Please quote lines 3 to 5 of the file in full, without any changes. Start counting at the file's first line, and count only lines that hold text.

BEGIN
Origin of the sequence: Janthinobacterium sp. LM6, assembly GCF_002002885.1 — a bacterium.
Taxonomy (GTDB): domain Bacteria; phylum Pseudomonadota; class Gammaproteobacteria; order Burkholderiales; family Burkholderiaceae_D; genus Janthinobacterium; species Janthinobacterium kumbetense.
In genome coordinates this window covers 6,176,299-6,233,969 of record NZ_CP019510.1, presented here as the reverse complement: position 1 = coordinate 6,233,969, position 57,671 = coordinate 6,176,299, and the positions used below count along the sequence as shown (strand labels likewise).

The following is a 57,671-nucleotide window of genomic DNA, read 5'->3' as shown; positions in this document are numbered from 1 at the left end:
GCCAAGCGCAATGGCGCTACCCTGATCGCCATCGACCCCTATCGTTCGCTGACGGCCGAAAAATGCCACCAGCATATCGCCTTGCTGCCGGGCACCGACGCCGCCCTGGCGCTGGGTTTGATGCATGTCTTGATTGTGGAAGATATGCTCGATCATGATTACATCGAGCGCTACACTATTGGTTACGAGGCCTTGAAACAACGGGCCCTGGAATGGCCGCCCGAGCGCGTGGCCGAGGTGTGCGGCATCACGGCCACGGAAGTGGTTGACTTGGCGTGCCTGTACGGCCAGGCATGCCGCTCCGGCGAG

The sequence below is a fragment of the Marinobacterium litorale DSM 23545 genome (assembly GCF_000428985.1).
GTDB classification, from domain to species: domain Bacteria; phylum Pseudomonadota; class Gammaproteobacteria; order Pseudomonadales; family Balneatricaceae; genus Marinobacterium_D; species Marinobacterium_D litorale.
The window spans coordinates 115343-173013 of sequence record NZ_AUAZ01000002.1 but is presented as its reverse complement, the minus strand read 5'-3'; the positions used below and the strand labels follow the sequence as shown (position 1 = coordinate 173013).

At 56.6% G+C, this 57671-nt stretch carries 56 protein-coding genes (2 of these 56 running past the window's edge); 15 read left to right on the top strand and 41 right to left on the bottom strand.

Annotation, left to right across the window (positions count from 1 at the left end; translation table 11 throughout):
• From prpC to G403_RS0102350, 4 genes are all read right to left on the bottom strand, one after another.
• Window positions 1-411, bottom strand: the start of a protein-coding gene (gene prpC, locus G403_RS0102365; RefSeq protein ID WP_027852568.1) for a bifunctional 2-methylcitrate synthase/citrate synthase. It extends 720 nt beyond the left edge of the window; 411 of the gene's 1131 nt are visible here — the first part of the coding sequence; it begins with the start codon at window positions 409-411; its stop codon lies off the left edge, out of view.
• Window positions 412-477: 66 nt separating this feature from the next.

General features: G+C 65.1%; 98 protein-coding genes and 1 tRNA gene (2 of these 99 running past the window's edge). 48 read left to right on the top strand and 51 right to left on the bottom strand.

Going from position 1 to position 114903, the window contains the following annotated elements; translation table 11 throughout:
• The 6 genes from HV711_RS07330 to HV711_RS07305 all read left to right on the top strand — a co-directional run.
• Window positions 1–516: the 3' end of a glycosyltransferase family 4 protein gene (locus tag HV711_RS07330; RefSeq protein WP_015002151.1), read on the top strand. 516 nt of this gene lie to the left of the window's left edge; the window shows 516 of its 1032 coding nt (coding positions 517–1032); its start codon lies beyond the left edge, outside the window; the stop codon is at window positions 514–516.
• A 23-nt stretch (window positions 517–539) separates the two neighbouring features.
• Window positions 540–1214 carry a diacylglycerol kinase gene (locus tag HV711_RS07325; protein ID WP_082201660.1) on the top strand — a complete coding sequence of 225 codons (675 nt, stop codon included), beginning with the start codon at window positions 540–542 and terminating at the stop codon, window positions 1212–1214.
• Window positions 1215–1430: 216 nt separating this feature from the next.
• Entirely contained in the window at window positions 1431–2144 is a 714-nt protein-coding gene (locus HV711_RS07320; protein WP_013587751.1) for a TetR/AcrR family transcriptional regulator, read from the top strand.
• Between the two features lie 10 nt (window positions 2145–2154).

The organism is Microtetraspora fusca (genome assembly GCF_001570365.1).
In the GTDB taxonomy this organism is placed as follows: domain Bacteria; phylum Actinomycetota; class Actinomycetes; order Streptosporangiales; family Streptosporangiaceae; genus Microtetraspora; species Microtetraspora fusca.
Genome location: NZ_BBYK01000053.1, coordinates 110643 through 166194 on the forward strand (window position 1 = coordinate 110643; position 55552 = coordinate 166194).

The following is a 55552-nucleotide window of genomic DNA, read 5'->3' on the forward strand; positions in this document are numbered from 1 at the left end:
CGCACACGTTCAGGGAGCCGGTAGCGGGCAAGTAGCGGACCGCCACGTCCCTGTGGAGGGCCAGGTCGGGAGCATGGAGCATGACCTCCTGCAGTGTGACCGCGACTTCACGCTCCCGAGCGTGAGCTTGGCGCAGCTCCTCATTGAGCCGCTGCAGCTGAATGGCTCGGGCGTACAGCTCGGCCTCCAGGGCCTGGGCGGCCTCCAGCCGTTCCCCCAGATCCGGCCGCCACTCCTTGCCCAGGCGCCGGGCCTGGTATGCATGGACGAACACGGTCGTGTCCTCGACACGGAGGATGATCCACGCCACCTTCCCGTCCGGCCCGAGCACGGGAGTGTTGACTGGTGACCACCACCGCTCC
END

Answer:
In genome coordinates this window covers 6,176,299-6,233,969 of record NZ_CP019510.1, presented here as the reverse complement: position 1 = coordinate 6,233,969, position 57,671 = coordinate 6,176,299, and the positions used below count along the sequence as shown (strand labels likewise).

The following is a 57,671-nucleotide window of genomic DNA, read 5'->3' as shown; positions in this document are numbered from 1 at the left end:
GCCAAGCGCAATGGCGCTACCCTGATCGCCATCGACCCCTATCGTTCGCTGACGGCCGAAAAATGCCACCAGCATATCGCCTTGCTGCCGGGCACCGACGCCGCCCTGGCGCTGGGTTTGATGCATGTCTTGATTGTGGAAGATATGCTCGATCATGATTACATCGAGCGCTACACTATTGGTTACGAGGCCTTGAAACAACGGGCCCTGGAATGGCCGCCCGAGCGCGTGGCCGAGGTGTGCGGCATCACGGCCACGGAAGTGGTTGACTTGGCGTGCCTGTACGGCCAGGCATGCCGCTCCGGCGAG